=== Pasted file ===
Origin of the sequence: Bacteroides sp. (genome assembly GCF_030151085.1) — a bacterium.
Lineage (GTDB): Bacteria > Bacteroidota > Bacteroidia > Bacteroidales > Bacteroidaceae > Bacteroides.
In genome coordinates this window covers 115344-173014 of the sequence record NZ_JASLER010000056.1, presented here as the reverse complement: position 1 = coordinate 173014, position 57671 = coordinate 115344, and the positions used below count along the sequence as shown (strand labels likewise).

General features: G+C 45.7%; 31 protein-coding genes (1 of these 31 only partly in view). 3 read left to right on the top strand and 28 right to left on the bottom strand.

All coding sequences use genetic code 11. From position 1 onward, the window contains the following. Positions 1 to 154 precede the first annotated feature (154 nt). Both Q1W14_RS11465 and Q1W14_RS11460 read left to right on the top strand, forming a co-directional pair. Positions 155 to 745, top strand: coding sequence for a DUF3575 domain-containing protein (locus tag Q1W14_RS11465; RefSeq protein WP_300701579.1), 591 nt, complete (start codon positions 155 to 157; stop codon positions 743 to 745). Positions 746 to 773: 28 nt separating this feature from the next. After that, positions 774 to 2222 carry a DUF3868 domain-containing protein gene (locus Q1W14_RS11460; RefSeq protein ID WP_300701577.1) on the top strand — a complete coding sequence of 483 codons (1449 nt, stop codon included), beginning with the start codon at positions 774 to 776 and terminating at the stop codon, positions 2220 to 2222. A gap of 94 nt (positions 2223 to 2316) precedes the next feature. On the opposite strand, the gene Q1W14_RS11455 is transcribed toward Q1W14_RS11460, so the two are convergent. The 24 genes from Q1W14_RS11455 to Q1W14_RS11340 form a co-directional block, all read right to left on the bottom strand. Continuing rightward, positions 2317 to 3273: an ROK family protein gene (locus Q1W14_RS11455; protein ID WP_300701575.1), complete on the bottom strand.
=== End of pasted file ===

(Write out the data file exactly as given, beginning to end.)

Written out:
Origin of the sequence: Bacteroides sp. (genome assembly GCF_030151085.1) — a bacterium.
Lineage (GTDB): Bacteria > Bacteroidota > Bacteroidia > Bacteroidales > Bacteroidaceae > Bacteroides.
In genome coordinates this window covers 115344-173014 of the sequence record NZ_JASLER010000056.1, presented here as the reverse complement: position 1 = coordinate 173014, position 57671 = coordinate 115344, and the positions used below count along the sequence as shown (strand labels likewise).

General features: G+C 45.7%; 31 protein-coding genes (1 of these 31 only partly in view). 3 read left to right on the top strand and 28 right to left on the bottom strand.

All coding sequences use genetic code 11. From position 1 onward, the window contains the following. Positions 1 to 154 precede the first annotated feature (154 nt). Both Q1W14_RS11465 and Q1W14_RS11460 read left to right on the top strand, forming a co-directional pair. Positions 155 to 745, top strand: coding sequence for a DUF3575 domain-containing protein (locus tag Q1W14_RS11465; RefSeq protein WP_300701579.1), 591 nt, complete (start codon positions 155 to 157; stop codon positions 743 to 745). Positions 746 to 773: 28 nt separating this feature from the next. After that, positions 774 to 2222 carry a DUF3868 domain-containing protein gene (locus Q1W14_RS11460; RefSeq protein ID WP_300701577.1) on the top strand — a complete coding sequence of 483 codons (1449 nt, stop codon included), beginning with the start codon at positions 774 to 776 and terminating at the stop codon, positions 2220 to 2222. A gap of 94 nt (positions 2223 to 2316) precedes the next feature. On the opposite strand, the gene Q1W14_RS11455 is transcribed toward Q1W14_RS11460, so the two are convergent. The 24 genes from Q1W14_RS11455 to Q1W14_RS11340 form a co-directional block, all read right to left on the bottom strand. Continuing rightward, positions 2317 to 3273: an ROK family protein gene (locus Q1W14_RS11455; protein ID WP_300701575.1), complete on the bottom strand.